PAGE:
Plant-based constituents have been proposed as eco-friendly alternatives to synthetic insecticides for control of mosquito vectors of malaria. In this study, we first screened the effects of methanolic leaf extracts of curry tree (Murraya koenigii) growing in tropical (Mombasa, Malindi) and semi-arid (Kibwezi, and Makindu) ecological zones of Kenya on third instar An. gambiae s.s. larvae. Extracts of the plant from the semi-arid region, and particularly from Kibwezi, led to high mortality of the larvae. Bioassay-guided fractionation of the methanolic extract of the leaves of the plants from Kibwezi was then undertaken and the most active fraction (20 fold more potent than the crude extract) was then analyzed by Liquid chromatography quadruple time of flight coupled with mass spectrometry (LC-QtoF-MS) and a number of constituents were identified, including a major alkaloid constituent, Neplanocin A (5). Exposure of the third instar larvae to a sub-lethal dose (4.43 ppm) of this fraction over 7-day periods induced gross morphogenetic abnormalities in the larvae, with reduced locomotion, and delayed pupation. Moreover, the few adults that emerged from some pupae failed to fly from the water surface, unlike in the untreated control group. These results demonstrate subtle growth-disrupting effects of the phytochemical blend from M. koenigii leaves on aquatic stages An. gambiae mosquito. The study lays down some useful groundwork for the downstream development of phytochemical blends that can be evaluated for integration into eco-friendly control of An. gambiae vector population targeting the often overlooked but important immature stages of the malaria vector.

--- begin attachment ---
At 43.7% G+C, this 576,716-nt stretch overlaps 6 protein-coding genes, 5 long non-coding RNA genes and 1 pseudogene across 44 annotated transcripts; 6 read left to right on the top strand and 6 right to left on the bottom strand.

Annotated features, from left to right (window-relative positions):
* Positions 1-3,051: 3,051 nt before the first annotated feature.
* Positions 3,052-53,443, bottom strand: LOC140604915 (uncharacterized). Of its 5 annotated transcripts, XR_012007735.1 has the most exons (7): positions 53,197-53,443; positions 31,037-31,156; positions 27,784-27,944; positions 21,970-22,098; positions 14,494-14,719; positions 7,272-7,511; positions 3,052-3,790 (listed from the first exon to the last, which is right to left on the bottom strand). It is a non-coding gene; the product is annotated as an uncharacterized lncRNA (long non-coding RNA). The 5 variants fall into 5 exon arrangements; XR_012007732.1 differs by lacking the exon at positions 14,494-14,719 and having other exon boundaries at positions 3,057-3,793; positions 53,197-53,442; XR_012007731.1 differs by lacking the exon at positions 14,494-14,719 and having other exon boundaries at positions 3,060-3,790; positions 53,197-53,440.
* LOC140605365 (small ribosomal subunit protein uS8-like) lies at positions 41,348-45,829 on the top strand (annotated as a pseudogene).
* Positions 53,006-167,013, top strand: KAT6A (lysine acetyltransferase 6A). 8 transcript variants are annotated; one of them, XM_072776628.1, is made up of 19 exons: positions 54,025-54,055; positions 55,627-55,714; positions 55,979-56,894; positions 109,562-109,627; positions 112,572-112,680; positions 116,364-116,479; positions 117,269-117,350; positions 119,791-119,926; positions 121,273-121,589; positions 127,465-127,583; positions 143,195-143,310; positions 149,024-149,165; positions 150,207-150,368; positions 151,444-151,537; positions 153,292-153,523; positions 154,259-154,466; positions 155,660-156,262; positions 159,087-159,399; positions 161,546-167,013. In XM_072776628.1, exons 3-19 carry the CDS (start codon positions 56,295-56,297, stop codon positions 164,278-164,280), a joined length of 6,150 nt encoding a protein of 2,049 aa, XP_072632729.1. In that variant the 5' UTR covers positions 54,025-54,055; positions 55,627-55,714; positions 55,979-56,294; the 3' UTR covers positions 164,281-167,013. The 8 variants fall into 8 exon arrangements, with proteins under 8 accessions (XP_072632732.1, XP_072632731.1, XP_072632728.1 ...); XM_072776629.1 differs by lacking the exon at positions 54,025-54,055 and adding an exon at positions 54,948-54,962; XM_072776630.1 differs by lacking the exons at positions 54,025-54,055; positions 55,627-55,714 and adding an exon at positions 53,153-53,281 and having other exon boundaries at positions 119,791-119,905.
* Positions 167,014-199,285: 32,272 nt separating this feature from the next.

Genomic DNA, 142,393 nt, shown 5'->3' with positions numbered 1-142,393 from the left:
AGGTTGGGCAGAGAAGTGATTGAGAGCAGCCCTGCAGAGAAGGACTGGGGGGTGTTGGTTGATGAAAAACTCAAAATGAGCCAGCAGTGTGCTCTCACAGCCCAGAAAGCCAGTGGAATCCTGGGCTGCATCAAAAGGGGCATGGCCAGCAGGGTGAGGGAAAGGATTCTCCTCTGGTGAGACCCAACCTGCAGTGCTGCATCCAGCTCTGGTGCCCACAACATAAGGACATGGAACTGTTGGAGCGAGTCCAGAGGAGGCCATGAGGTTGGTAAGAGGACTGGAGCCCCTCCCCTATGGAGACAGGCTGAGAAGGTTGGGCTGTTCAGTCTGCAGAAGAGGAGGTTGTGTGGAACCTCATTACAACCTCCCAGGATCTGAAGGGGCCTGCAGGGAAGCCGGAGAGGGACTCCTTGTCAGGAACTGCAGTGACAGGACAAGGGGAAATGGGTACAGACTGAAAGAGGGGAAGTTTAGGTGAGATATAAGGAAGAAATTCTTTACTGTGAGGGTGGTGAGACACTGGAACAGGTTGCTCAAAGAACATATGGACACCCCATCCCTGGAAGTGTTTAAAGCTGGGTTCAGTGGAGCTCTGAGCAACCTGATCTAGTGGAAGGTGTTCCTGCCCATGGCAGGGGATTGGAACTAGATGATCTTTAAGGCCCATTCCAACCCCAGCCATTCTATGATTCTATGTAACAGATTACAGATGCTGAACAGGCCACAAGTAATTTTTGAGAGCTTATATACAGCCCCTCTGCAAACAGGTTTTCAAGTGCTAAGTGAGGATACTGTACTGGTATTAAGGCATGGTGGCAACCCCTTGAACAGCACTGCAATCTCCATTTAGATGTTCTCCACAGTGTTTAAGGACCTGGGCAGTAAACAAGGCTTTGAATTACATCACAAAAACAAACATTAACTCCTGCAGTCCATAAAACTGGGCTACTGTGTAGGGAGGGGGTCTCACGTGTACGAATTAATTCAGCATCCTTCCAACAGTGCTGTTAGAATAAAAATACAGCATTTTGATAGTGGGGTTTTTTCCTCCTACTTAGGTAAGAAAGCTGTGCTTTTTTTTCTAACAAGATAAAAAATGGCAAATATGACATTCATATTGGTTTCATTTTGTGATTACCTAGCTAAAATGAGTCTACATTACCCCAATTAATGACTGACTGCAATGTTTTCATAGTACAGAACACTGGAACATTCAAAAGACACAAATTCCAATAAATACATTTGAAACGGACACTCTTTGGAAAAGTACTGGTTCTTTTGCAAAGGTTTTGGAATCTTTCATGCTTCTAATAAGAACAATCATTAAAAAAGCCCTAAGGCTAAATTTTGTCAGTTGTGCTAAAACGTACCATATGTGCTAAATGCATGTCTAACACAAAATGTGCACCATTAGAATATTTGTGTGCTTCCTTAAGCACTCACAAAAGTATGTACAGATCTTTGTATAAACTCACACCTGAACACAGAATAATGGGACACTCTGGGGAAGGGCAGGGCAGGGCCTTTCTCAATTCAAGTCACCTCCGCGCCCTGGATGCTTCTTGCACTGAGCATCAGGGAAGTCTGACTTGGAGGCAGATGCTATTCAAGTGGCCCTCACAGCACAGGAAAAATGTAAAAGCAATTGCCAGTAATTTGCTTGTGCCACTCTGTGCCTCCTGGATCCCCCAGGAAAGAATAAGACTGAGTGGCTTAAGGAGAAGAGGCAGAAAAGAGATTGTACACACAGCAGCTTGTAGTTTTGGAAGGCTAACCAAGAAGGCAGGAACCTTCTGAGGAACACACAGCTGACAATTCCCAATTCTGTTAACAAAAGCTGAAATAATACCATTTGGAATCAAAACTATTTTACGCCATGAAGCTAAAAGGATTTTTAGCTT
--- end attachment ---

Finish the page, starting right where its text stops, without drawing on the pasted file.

Mang'era, C.M., Hassanali, A., Khamis, F.M., Rono, M.K., Lwande, W., Mbogo, C., Mireji, P.O.